South Lake Worth Inlet

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The South Lake Worth Inlet, also known as the Boynton Inlet, is an artificial cut through a barrier beach connecting the south end of the Lake Worth Lagoon in Palm Beach County, Florida with the Atlantic Ocean. The inlet is 130 feet (40 m) wide and 6 feet (1.8 m) and 12 feet (3.7 m) deep.

Geography[edit]

The South Lake Worth Inlet, at coordinates 26°32′44″N 80°02′34″W / 26.54556°N 80.04278°W / 26.54556; -80.04278, is bordered on the north by the town of Manalapan and on the south by the town of Ocean Ridge.[1] Ocean Inlet Park, owned by Palm Beach County, extends from the ocean to the lagoon on the south side of the inlet, and covers 11.39 acres (4.61 ha).[2]

History[edit]

In the mid-19th century Lake Worth Lagoon was a fresh water lake with no connection to the ocean. After the Lake Worth Inlet was cut near the north end of the lagoon in 1866 (with intermittent closures and re-openings until 1886), the lagoon became increasingly brackish. Development around the lagoon polluted it, as well. By 1913 residents of the area were discussing opening another inlet from the south end of the lagoon to help flush polluted waters into the ocean. The State of Florida created a taxing district for the South Lake Worth Inlet in 1915 (the taxing district was abolished in 1996, and Palm Beach County assumed responsibility for maintaining the inlet). Construction of the inlet began in 1925. The new inlet was completed in 1927 at a cost of $225,000, and was 130 feet (40 m) wide and 8 feet (2.4 m) deep (below mean low water).[3][4]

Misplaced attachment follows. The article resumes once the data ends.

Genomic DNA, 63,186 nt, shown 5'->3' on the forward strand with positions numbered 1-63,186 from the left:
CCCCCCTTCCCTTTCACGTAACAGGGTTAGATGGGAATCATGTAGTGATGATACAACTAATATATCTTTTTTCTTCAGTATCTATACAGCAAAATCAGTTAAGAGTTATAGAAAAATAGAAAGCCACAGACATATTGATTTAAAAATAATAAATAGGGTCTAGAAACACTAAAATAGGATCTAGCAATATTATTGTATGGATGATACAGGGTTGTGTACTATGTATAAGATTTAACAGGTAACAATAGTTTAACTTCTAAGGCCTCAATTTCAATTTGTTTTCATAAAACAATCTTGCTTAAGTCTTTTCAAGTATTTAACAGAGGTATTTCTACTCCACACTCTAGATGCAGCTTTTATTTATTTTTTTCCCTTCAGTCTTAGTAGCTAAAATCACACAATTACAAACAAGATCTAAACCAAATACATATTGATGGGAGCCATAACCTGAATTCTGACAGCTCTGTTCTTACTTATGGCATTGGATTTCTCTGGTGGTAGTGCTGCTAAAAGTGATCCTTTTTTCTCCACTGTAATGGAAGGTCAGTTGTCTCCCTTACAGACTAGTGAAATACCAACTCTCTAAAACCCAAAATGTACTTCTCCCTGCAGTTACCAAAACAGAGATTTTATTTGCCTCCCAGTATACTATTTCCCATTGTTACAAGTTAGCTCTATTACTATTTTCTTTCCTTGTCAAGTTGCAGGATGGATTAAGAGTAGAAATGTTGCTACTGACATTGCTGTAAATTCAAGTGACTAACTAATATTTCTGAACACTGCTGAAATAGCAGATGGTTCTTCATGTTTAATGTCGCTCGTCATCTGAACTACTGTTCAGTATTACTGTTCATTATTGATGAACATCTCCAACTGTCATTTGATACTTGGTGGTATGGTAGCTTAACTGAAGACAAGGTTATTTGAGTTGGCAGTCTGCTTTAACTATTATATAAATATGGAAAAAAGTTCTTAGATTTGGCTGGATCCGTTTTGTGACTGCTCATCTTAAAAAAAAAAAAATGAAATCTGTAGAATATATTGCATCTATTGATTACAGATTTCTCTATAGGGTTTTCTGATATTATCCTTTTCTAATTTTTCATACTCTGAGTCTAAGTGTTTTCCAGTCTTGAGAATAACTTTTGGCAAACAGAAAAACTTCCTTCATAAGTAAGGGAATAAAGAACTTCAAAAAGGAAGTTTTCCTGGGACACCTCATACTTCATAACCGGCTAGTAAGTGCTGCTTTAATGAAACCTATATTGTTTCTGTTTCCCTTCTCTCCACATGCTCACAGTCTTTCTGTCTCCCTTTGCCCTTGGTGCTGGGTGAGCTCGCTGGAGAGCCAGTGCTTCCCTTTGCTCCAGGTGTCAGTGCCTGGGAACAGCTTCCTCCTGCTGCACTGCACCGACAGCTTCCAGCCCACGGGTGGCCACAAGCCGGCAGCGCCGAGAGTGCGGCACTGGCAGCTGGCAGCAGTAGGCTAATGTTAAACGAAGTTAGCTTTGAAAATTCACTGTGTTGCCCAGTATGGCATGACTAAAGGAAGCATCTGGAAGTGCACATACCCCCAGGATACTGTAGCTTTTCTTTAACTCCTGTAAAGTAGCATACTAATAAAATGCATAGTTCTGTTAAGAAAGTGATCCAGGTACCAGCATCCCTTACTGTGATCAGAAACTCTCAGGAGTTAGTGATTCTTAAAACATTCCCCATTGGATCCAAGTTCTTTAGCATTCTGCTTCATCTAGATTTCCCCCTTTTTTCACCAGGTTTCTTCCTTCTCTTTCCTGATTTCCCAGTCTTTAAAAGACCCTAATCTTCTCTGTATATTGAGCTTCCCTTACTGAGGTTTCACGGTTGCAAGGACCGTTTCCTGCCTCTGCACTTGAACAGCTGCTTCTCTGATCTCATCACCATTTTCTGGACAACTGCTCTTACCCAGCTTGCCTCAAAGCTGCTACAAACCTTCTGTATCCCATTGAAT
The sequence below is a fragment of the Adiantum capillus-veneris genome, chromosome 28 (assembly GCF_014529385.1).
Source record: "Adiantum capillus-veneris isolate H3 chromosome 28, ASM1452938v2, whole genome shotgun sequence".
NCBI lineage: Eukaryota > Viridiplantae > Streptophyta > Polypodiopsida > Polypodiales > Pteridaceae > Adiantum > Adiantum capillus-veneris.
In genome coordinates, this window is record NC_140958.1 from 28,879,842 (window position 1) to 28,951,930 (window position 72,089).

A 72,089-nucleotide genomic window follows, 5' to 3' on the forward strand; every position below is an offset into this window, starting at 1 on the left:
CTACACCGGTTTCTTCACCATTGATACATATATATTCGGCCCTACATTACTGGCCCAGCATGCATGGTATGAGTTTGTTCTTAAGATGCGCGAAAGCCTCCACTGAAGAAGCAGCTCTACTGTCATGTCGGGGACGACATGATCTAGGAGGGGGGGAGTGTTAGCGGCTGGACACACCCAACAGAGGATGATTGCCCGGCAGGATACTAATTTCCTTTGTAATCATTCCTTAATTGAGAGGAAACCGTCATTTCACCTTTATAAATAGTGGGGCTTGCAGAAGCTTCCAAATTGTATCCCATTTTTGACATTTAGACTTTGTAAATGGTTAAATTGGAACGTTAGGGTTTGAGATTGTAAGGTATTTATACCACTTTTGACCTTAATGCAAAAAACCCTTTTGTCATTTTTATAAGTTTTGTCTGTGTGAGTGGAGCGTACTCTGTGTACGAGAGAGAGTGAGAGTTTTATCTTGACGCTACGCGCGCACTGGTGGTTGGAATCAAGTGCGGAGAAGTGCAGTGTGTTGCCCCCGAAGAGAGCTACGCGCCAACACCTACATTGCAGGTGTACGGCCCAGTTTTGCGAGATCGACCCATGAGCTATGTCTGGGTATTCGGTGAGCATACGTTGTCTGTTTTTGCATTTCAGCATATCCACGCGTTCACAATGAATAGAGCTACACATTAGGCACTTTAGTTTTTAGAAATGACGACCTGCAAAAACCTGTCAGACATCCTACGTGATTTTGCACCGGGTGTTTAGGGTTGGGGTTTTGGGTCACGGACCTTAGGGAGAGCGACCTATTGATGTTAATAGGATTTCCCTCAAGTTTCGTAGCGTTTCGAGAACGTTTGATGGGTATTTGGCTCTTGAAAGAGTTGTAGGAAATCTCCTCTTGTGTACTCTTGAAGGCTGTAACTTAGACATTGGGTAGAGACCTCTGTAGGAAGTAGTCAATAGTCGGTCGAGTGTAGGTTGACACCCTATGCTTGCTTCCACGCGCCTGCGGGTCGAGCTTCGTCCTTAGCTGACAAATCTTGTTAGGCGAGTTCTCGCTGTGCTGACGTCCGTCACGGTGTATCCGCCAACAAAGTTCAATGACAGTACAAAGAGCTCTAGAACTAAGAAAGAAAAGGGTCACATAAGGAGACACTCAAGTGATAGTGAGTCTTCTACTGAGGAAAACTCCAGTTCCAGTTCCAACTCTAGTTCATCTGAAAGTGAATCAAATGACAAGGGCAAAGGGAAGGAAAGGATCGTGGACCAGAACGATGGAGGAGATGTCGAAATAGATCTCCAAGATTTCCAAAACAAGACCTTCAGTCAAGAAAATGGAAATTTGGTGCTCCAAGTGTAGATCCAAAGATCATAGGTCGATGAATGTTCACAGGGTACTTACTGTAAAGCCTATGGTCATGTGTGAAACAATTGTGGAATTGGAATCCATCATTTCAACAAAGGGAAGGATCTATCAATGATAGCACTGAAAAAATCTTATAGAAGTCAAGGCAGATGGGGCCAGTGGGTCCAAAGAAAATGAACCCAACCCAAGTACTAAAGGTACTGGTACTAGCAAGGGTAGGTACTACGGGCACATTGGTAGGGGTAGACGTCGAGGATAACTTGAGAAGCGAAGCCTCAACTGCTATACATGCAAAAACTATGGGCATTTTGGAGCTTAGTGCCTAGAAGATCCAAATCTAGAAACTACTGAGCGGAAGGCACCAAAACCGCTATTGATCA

As happens generally to inlets on the Florida east coast, the predominantly southward longshore drift caused sand to accumulate against the north jetty of the inlet, and eventually spill over into the inlet and into the Lake Worth Lagoon. The same process also caused erosion of the beach south of the inlet. The height of the inlet jetties was raised, and, in 1937, a sand transfer plant (the first such plant anywhere) was installed on the north jetty to pump sand past the inlet. The transfer plant pumped an average 50,000 cubic yards (38,000 m3) of sand past the inlet in the next five years. The transfer plant was shut down during World War II due to fuel shortages, and sand again accumulated in the inlet and the lagoon. Following World War II, sand transfer was resumed, and dredging of the accumulated shoals in the inlet and the lagoon began. In 1967 the south jetty was extended 65 feet (20 m) and a 410 feet (120 m) curved extension was added to the north jetty. The sand transfer plant was upgraded in 1948, 1967 and 1998, and rebuilt in 2011.[3][5]

Navigation[edit]

State Road A1A crosses the inlet on a fixed-span bridge 18 feet (5.5 m) above the water. The depth of the inlet is between 6 feet (1.8 m) and 12 feet (3.7 m). The inlet was never intended for navigation, but is used by recreational boaters. The inlet has a reputation of being dangerous due to shoaling, strong currents and close clearances. There were more than 46,000 boat trips through the inlet in 2006. Seven boats required rescue in the inlet that year.[6][7][8]

References[edit]

  1. ^ "South Lake Worth Inlet Management Study Implementation Plan" (PDF). Florida Department of Environmental Protection. Retrieved 29 September 2013. 
  2. ^ "Ocean Inlet Park". Palm Beach County Parks and Recreation. Retrieved 29 September 2013. 
  3. ^ a b "History of Palm Beach County Inlets" (PDF download). Palm Beach County Government. Retrieved 28 September 2013. 
  4. ^ "South Lake Worth Inlet (Boynton Inlet)". Boynton Beach Historical Society. Retrieved 28 September 2013. 
  5. ^ Reid, Andy (June 16, 2011). "New sand-transfer plant fights erosion along Palm Beach County coast". Sun-Sentinel. Retrieved 28 September 2013. 
  6. ^ "Lake Worth Lagoon - An Overview" (PDF download). Palm Beach County Government. Retrieved 28 September 2013. 
  7. ^ "Four Die in Boynton Inlet Boat Accident". Palm Beach Daily News. March 26, 1964. Retrieved 28 September 2013. 
  8. ^ "South Lake Worth Lagoon (Boynton Inlet) Current Status of the Project" (PDF). Florida Coalition for Preservation. Retrieved 28 September 2013.